Anyway, the fact that the rest of us were taking advantage of the opportunity to be in a close in parking space despite not being disabled ourselves does not affect other handicapped people one bit. There were still just as many handicapped spaces available.

Similarly, if someone is claiming a service dog that isn't, as long as the dog is well behaved, it has no impact on disabled people and their SDs. They still have just as much access. I used to think it was a big deal, now I take the more relaxed attitude that it doesn't impact anyone as long as the dog is well behaved, so who cares?

And I can think of a lot of reasons to want to take your dog places where dogs aren't allowed. One I remember from some years back was when we had an agility trial at the state fair. Dogs not allowed on the rest of the fairgrounds. One woman I know put her dogs "therapy dog" vest on, because it looks enough like a "service dog" vest for him to pass, so she could take her dog with her to browse around the fair. Why not? What does it hurt? And why not get a chance to see the fair, as long as we're there, without having to abandon your dog in a crate all day? I was a bit jealous, truth told, I didn't have anything like that. Plus, my dogs were not so well trained, or small enough for me to carry.
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  #54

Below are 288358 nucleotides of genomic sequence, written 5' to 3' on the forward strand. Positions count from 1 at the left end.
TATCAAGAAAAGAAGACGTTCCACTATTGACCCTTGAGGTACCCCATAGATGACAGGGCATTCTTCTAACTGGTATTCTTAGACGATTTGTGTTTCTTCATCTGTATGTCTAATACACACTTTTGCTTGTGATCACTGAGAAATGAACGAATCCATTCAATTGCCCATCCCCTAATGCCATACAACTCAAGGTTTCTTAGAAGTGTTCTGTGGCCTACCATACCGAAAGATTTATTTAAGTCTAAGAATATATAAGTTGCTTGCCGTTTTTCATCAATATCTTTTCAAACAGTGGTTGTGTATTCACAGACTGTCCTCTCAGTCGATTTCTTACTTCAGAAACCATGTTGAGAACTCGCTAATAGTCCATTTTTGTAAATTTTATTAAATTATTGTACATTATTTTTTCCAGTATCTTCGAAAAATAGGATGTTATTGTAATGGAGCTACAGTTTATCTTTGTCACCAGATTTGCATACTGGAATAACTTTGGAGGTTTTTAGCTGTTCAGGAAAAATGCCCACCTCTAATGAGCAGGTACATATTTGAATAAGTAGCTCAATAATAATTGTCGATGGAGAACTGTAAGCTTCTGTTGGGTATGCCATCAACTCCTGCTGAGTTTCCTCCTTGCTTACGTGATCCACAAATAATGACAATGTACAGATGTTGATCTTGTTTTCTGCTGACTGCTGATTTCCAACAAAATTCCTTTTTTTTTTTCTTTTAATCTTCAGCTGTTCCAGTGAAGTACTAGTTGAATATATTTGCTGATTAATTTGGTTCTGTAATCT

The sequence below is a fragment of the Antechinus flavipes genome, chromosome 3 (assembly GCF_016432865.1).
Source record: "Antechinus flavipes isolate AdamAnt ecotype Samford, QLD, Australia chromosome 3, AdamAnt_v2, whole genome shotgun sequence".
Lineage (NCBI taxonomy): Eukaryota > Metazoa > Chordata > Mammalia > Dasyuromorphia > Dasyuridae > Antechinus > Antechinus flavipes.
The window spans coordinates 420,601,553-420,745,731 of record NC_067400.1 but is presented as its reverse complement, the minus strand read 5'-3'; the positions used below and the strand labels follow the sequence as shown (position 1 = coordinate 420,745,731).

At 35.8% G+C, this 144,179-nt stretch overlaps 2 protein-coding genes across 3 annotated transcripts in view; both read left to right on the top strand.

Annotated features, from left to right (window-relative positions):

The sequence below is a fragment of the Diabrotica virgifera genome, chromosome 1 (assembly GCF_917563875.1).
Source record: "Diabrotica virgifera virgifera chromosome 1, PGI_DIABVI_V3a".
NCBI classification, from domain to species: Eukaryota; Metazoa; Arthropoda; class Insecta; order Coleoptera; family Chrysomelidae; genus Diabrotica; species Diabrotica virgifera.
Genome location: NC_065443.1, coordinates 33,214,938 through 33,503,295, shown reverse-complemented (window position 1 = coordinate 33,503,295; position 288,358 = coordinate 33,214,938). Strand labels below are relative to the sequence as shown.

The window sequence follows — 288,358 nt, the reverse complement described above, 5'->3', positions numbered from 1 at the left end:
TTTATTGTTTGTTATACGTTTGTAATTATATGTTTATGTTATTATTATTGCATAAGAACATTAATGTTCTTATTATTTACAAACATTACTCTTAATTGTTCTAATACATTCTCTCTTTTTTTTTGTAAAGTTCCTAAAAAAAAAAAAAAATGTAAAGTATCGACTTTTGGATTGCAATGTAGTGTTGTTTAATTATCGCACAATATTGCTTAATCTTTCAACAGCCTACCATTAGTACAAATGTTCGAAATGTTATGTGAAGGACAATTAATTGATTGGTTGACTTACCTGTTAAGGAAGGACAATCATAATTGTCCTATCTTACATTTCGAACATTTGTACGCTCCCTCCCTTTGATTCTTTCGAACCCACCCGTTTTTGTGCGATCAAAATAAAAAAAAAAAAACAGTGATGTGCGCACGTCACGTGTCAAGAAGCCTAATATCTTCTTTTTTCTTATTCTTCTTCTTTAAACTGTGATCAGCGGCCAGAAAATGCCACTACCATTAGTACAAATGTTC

Old 02-21-2013, 03:02 AM
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It is though, because:

1. Both are ILLEGAL. It's a felony to impersonate someone with a disability, and that includes using a fake SD. Most states have their own laws against it as well. There are hefty fines and jail time if you're caught far above and beyond using a handicap parking space without a permit.

2. Most dogs that are pets masquerading as SDs, are not trained to public access standard. Their misbehavior affects the ability of legitimate teams to get access. So while they aren't taking up a "SD slot", they contribute to restricting the mobility of people who are actually disabled.

I can't find the federal wording right now, but here's Alaska's just 'cause it's handy:

Quote:
A person commits the crime of criminal impersonation in the second degree if he assumes a false identity and acts in the assumed character with intent to defraud, commit a crime, or obtain a benefit to which the person is not entitled; or pretends to be a representative of some person or organization and acts in the pretended capacity with intent to defraud, commit a crime, or obtain a benefit to which the person is not entitled. Criminal impersonation in the second degree is a class A misdemeanor, punishable by up to one year in jail and/or a fine up to $10,000. Statute: 11.46.570
http://www.legis.state.ak.us/basis/folioproxy.asp?url=http://wwwjnu01.legis.state.ak.us/cgi-bin/folioisa.dll/stattx06/query=[jump!3A!27as1181900!27]/doc/{t4344}/pageite
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  #55  
Old 02-21-2013, 07:54 AM
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Originally Posted by Flyinsbt View Post
And I can think of a lot of reasons to want to take your dog places where dogs aren't allowed. One I remember from some years back was when we had an agility trial at the state fair. Dogs not allowed on the rest of the fairgrounds. One woman I know put her dogs "therapy dog" vest on, because it looks enough like a "service dog" vest for him to pass, so she could take her dog with her to browse around the fair. Why not? What does it hurt? And why not get a chance to see the fair, as long as we're there, without having to abandon your dog in a crate all day? I was a bit jealous, truth told, I didn't have anything like that. Plus, my dogs were not so well trained, or small enough for me to carry.